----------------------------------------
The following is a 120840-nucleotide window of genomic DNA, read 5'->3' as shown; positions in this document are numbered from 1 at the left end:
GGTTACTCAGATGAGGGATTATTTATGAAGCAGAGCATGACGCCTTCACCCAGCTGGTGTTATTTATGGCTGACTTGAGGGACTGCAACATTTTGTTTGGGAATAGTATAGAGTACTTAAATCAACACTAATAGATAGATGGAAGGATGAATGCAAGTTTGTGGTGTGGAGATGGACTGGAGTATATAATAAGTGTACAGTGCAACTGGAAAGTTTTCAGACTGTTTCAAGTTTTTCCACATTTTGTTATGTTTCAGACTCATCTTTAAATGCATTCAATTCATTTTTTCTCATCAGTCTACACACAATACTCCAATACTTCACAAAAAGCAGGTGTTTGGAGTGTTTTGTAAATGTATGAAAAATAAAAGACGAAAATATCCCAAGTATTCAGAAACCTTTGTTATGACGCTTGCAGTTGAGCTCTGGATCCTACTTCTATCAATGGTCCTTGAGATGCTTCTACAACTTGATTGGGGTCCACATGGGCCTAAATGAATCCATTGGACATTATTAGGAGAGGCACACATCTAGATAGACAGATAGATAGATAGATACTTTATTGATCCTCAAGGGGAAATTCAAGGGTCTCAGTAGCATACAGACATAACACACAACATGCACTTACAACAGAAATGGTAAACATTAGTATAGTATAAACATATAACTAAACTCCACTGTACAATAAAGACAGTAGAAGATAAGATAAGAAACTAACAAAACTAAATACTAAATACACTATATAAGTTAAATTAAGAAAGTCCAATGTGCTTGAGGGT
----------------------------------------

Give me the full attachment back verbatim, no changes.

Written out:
The following is a 120840-nucleotide window of genomic DNA, read 5'->3' as shown; positions in this document are numbered from 1 at the left end:
GGTTACTCAGATGAGGGATTATTTATGAAGCAGAGCATGACGCCTTCACCCAGCTGGTGTTATTTATGGCTGACTTGAGGGACTGCAACATTTTGTTTGGGAATAGTATAGAGTACTTAAATCAACACTAATAGATAGATGGAAGGATGAATGCAAGTTTGTGGTGTGGAGATGGACTGGAGTATATAATAAGTGTACAGTGCAACTGGAAAGTTTTCAGACTGTTTCAAGTTTTTCCACATTTTGTTATGTTTCAGACTCATCTTTAAATGCATTCAATTCATTTTTTCTCATCAGTCTACACACAATACTCCAATACTTCACAAAAAGCAGGTGTTTGGAGTGTTTTGTAAATGTATGAAAAATAAAAGACGAAAATATCCCAAGTATTCAGAAACCTTTGTTATGACGCTTGCAGTTGAGCTCTGGATCCTACTTCTATCAATGGTCCTTGAGATGCTTCTACAACTTGATTGGGGTCCACATGGGCCTAAATGAATCCATTGGACATTATTAGGAGAGGCACACATCTAGATAGACAGATAGATAGATAGATACTTTATTGATCCTCAAGGGGAAATTCAAGGGTCTCAGTAGCATACAGACATAACACACAACATGCACTTACAACAGAAATGGTAAACATTAGTATAGTATAAACATATAACTAAACTCCACTGTACAATAAAGACAGTAGAAGATAAGATAAGAAACTAACAAAACTAAATACTAAATACACTATATAAGTTAAATTAAGAAAGTCCAATGTGCTTGAGGGT